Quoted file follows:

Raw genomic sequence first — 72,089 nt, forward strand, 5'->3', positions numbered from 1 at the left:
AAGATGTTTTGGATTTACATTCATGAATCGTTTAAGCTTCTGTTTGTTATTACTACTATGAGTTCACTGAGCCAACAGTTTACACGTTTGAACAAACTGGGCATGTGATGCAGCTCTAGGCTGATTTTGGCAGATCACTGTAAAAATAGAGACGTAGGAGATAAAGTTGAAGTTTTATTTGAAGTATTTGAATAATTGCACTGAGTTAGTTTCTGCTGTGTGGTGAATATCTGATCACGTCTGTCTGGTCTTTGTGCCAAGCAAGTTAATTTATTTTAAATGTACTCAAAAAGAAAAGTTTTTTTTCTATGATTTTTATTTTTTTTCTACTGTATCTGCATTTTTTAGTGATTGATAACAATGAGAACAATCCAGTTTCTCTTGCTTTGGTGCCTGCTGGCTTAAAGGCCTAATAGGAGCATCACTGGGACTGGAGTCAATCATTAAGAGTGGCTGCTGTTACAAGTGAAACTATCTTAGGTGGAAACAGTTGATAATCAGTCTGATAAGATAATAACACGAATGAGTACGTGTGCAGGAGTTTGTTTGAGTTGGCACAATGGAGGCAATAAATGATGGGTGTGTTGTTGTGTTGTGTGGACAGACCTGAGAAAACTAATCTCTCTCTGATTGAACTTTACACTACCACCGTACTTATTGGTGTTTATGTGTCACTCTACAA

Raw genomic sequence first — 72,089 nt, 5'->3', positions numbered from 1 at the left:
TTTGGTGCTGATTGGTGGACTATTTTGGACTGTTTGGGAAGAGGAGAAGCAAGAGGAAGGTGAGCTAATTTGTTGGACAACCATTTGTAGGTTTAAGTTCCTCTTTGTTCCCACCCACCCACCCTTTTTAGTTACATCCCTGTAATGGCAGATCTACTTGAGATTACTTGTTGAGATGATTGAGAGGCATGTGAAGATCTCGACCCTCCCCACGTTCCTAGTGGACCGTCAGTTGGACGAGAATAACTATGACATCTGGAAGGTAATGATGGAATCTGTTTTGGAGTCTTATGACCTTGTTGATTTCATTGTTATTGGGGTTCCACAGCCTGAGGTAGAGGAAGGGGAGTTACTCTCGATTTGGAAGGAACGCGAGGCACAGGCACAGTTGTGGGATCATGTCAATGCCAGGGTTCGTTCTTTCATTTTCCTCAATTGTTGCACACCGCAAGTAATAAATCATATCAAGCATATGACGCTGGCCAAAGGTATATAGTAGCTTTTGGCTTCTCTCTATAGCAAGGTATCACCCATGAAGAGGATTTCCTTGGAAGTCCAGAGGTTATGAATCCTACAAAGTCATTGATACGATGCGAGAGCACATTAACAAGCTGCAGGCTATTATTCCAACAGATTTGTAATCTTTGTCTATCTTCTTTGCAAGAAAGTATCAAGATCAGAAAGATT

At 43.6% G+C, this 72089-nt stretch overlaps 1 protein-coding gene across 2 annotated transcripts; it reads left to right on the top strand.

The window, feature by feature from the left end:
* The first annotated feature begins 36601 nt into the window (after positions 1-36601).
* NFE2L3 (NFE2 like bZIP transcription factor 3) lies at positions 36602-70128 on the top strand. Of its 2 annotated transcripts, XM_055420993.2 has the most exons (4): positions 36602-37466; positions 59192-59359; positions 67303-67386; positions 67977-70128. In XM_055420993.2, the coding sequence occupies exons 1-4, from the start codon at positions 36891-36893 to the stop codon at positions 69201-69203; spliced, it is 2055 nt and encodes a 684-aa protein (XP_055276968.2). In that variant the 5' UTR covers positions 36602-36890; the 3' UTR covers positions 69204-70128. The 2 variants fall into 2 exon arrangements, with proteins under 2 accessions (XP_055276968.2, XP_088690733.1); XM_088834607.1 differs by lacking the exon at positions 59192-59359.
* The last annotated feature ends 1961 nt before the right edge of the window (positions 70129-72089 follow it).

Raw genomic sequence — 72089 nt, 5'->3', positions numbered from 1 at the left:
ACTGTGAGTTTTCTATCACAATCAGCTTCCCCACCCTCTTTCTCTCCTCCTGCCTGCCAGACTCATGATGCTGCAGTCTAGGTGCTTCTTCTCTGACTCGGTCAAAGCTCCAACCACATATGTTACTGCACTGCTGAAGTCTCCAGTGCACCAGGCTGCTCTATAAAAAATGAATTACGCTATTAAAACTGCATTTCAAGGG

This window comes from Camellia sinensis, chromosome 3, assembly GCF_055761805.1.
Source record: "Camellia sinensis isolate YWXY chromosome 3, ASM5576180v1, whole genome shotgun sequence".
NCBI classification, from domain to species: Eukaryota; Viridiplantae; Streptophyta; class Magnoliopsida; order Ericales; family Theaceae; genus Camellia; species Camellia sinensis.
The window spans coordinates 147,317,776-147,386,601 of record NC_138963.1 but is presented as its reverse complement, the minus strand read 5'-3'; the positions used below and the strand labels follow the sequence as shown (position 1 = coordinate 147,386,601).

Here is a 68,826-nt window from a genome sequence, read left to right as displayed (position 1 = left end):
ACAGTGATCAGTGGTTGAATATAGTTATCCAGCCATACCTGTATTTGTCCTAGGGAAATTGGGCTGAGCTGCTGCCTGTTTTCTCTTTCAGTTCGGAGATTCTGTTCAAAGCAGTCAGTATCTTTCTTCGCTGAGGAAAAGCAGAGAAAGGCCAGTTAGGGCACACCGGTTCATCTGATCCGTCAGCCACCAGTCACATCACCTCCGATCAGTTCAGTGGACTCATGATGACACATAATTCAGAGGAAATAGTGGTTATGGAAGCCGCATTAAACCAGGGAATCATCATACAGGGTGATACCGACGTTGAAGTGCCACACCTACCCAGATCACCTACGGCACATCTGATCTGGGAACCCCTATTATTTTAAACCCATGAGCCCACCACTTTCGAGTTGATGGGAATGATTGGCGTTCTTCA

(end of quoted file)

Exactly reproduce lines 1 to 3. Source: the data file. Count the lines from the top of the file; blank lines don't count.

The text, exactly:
Raw genomic sequence first — 72,089 nt, forward strand, 5'->3', positions numbered from 1 at the left:
AAGATGTTTTGGATTTACATTCATGAATCGTTTAAGCTTCTGTTTGTTATTACTACTATGAGTTCACTGAGCCAACAGTTTACACGTTTGAACAAACTGGGCATGTGATGCAGCTCTAGGCTGATTTTGGCAGATCACTGTAAAAATAGAGACGTAGGAGATAAAGTTGAAGTTTTATTTGAAGTATTTGAATAATTGCACTGAGTTAGTTTCTGCTGTGTGGTGAATATCTGATCACGTCTGTCTGGTCTTTGTGCCAAGCAAGTTAATTTATTTTAAATGTACTCAAAAAGAAAAGTTTTTTTTCTATGATTTTTATTTTTTTTCTACTGTATCTGCATTTTTTAGTGATTGATAACAATGAGAACAATCCAGTTTCTCTTGCTTTGGTGCCTGCTGGCTTAAAGGCCTAATAGGAGCATCACTGGGACTGGAGTCAATCATTAAGAGTGGCTGCTGTTACAAGTGAAACTATCTTAGGTGGAAACAGTTGATAATCAGTCTGATAAGATAATAACACGAATGAGTACGTGTGCAGGAGTTTGTTTGAGTTGGCACAATGGAGGCAATAAATGATGGGTGTGTTGTTGTGTTGTGTGGACAGACCTGAGAAAACTAATCTCTCTCTGATTGAACTTTACACTACCACCGTACTTATTGGTGTTTATGTGTCACTCTACAA

Raw genomic sequence first — 72,089 nt, 5'->3', positions numbered from 1 at the left: